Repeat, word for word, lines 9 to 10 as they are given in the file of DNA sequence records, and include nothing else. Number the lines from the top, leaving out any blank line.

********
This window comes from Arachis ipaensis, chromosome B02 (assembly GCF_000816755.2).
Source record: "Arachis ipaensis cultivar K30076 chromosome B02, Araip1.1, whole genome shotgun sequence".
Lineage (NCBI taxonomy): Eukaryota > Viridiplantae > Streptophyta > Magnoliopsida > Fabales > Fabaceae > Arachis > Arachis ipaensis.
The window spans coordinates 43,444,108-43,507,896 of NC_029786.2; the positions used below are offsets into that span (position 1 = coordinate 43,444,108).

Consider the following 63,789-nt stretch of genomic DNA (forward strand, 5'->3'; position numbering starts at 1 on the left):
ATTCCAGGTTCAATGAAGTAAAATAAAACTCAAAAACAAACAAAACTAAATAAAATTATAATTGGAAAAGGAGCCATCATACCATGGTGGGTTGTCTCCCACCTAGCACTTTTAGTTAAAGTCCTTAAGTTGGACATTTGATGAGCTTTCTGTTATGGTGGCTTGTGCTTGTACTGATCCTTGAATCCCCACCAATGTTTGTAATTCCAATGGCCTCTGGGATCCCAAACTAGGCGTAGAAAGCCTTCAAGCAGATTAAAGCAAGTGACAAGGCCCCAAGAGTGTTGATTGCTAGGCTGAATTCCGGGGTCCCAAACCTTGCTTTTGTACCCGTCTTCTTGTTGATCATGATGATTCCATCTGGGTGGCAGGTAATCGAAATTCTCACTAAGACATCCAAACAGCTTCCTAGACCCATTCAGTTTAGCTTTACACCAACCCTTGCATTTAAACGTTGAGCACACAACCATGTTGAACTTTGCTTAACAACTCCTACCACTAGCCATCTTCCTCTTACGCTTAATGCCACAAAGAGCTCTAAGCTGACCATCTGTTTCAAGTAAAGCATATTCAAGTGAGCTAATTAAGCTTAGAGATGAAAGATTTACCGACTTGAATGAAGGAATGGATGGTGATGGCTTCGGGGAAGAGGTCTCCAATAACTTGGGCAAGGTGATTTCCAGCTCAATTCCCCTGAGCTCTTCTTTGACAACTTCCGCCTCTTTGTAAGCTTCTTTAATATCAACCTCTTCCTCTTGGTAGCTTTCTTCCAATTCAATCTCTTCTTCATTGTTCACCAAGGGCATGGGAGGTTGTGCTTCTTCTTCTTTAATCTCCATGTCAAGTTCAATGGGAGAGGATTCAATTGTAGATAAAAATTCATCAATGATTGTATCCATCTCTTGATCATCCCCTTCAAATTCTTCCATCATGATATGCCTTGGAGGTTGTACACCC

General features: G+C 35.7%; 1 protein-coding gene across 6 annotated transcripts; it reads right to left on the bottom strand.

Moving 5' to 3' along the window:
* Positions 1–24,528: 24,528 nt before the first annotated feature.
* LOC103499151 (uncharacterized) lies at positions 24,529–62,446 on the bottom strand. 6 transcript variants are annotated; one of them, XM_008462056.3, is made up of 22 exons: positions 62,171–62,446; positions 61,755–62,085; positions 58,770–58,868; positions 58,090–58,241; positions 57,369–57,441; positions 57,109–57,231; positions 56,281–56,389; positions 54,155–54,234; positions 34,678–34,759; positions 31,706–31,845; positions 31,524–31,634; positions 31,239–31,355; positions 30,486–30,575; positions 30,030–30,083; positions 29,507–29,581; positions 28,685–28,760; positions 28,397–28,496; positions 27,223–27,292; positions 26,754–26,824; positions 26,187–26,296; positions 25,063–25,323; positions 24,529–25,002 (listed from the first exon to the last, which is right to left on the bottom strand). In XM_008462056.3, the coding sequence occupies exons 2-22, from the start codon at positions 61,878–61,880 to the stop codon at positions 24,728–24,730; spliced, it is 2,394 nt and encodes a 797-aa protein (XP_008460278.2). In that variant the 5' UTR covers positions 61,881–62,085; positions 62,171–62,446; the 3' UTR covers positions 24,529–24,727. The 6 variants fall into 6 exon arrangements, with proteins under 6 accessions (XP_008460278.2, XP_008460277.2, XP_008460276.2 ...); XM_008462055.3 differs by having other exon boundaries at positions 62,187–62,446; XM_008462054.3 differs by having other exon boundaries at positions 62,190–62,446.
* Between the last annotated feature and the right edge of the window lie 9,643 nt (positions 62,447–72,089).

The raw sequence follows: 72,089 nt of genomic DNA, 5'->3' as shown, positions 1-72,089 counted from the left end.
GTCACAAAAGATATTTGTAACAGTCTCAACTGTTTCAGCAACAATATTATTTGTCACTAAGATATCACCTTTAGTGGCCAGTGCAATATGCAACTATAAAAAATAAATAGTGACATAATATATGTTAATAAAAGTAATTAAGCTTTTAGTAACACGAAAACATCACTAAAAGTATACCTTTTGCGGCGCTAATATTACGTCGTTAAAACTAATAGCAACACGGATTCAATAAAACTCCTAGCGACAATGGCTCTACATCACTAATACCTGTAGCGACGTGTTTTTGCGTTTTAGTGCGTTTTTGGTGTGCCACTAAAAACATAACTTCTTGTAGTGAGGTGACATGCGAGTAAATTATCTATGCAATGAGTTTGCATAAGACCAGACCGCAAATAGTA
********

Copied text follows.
* Positions 1–24,528: 24,528 nt before the first annotated feature.
* LOC103499151 (uncharacterized) lies at positions 24,529–62,446 on the bottom strand. 6 transcript variants are annotated; one of them, XM_008462056.3, is made up of 22 exons: positions 62,171–62,446; positions 61,755–62,085; positions 58,770–58,868; positions 58,090–58,241; positions 57,369–57,441; positions 57,109–57,231; positions 56,281–56,389; positions 54,155–54,234; positions 34,678–34,759; positions 31,706–31,845; positions 31,524–31,634; positions 31,239–31,355; positions 30,486–30,575; positions 30,030–30,083; positions 29,507–29,581; positions 28,685–28,760; positions 28,397–28,496; positions 27,223–27,292; positions 26,754–26,824; positions 26,187–26,296; positions 25,063–25,323; positions 24,529–25,002 (listed from the first exon to the last, which is right to left on the bottom strand). In XM_008462056.3, the coding sequence occupies exons 2-22, from the start codon at positions 61,878–61,880 to the stop codon at positions 24,728–24,730; spliced, it is 2,394 nt and encodes a 797-aa protein (XP_008460278.2). In that variant the 5' UTR covers positions 61,881–62,085; positions 62,171–62,446; the 3' UTR covers positions 24,529–24,727. The 6 variants fall into 6 exon arrangements, with proteins under 6 accessions (XP_008460278.2, XP_008460277.2, XP_008460276.2 ...); XM_008462055.3 differs by having other exon boundaries at positions 62,187–62,446; XM_008462054.3 differs by having other exon boundaries at positions 62,190–62,446.